The most significant contribution to the medicinal plant descriptions was made by Dioscorides. While serving as a Roman army physician, he wrote De Materia Medica in about AD 60. This five-volume work is a compilation concerning approximately 500 plants and describes the preparation of about 1000 simple drugs. Written in Greek, it contains good descriptions of plants giving their origins and medical virtues and remained the standard text for 1,500 years.
The earliest Ayurvedic texts on medicine from India date from about 2,500 BC. In Ayurvedic theory, illness is seen in terms of imbalance, with herbs and dietary controls used to restore equilibrium. Abdullah Ben Ahmad Al Bitar (1021–1080 AD) an Arabic botanist and pharmaceutical scientist, wrote the Explanation of Dioscorides Book on Herbs. Later, his book, The Glossary of Drugs and Food Vocabulary, contained the names of 1,400 drugs. The drugs were listed by name in alphabetical order in Arabic, Greek, Persian or Spanish.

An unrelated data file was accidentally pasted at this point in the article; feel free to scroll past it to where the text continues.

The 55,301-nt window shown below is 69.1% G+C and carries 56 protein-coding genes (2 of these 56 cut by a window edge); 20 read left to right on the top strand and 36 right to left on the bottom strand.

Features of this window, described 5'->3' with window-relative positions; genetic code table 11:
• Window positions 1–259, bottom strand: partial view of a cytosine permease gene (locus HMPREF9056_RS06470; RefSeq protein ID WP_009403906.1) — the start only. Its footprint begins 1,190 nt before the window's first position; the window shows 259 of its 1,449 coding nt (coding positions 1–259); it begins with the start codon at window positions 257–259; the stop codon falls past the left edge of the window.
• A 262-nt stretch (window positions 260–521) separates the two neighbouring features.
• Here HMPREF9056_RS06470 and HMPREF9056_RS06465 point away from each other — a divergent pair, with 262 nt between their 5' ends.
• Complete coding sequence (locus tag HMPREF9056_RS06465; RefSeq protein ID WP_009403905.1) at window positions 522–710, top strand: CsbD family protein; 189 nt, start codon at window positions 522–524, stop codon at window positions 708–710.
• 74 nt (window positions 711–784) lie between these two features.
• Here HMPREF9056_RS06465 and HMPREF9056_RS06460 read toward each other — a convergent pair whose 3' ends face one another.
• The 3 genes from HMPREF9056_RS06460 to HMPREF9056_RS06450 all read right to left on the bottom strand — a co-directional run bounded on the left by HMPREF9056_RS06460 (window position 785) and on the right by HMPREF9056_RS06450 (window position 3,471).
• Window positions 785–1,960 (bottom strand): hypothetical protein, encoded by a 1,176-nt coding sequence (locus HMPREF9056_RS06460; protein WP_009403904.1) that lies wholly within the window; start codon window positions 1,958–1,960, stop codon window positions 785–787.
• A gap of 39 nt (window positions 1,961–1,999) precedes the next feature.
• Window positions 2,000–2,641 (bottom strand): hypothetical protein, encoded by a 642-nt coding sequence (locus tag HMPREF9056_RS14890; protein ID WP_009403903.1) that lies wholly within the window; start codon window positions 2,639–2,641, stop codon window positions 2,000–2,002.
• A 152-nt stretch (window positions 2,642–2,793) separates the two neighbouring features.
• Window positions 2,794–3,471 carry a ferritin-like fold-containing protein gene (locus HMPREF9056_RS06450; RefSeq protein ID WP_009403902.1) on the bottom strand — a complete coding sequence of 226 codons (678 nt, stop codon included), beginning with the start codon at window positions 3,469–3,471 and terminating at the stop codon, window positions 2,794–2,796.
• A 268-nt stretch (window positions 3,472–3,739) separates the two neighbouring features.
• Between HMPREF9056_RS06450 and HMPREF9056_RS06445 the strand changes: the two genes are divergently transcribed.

Galen, a physician considered the “medical pope” of the Middle Ages, wrote extensitvely about the body’s four “humors” — the four fluids that were thought to permeate the body and influence its health. Drugs developed by Galen were made from herbs that he collected from all over the world.
The studies of botany and medicine became very closely linked during the Middle Ages. Virtually all reading and writing were carried out in monasteries. Monks laboriously copied and compiled the manuscripts. Following the format of Greek botanical compilations, the monks prepared herbals that described identification and preparation of plants with reported medicinal characteristics. At this time though, healing was as much a matter of prayer as medicine. Early herbalists frequently combined religious incantations with herbal remedies believing that with “God’s help” the patient would be cured.